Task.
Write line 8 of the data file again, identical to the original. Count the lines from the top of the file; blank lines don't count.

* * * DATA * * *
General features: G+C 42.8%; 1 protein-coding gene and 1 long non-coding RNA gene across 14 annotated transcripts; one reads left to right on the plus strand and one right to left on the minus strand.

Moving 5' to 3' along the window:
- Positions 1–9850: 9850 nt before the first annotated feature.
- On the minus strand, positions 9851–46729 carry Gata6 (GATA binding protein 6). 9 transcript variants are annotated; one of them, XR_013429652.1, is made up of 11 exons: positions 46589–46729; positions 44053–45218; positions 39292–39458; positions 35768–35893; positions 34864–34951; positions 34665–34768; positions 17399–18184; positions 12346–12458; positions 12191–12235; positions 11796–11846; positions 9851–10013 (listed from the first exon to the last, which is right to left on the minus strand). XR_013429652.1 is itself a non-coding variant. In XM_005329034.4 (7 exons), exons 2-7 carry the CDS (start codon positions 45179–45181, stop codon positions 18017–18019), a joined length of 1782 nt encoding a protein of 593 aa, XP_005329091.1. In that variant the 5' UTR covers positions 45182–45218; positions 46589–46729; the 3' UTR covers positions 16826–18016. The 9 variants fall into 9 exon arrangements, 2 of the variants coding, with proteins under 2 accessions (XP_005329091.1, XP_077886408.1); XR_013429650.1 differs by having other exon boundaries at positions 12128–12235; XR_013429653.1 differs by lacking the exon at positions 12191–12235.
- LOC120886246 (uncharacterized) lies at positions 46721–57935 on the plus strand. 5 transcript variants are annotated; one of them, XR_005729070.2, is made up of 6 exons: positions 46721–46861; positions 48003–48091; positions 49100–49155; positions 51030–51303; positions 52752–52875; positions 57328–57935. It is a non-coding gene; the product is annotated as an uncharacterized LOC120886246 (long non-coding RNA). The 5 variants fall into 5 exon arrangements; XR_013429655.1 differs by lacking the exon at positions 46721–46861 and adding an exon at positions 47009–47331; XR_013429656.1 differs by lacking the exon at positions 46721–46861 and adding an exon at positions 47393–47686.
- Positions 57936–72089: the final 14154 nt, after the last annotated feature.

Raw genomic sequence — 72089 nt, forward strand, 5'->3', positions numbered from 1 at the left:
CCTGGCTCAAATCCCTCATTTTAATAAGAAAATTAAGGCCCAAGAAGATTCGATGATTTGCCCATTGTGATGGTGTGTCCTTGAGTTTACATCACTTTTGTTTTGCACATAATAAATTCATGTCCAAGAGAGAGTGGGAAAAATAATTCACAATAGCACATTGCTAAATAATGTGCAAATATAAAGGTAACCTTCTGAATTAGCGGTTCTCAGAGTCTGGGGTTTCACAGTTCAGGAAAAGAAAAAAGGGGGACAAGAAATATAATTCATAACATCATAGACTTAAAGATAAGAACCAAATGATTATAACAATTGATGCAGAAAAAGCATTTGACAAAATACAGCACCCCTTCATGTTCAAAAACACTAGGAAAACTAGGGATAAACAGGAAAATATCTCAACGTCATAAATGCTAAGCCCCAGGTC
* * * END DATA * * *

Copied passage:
CCTGGCTCAAATCCCTCATTTTAATAAGAAAATTAAGGCCCAAGAAGATTCGATGATTTGCCCATTGTGATGGTGTGTCCTTGAGTTTACATCACTTTTGTTTTGCACATAATAAATTCATGTCCAAGAGAGAGTGGGAAAAATAATTCACAATAGCACATTGCTAAATAATGTGCAAATATAAAGGTAACCTTCTGAATTAGCGGTTCTCAGAGTCTGGGGTTTCACAGTTCAGGAAAAGAAAAAAGGGGGACAAGAAATATAATTCATAACATCATAGACTTAAAGATAAGAACCAAATGATTATAACAATTGATGCAGAAAAAGCATTTGACAAAATACAGCACCCCTTCATGTTCAAAAACACTAGGAAAACTAGGGATAAACAGGAAAATATCTCAACGTCATAAATGCTAAGCCCCAGGTC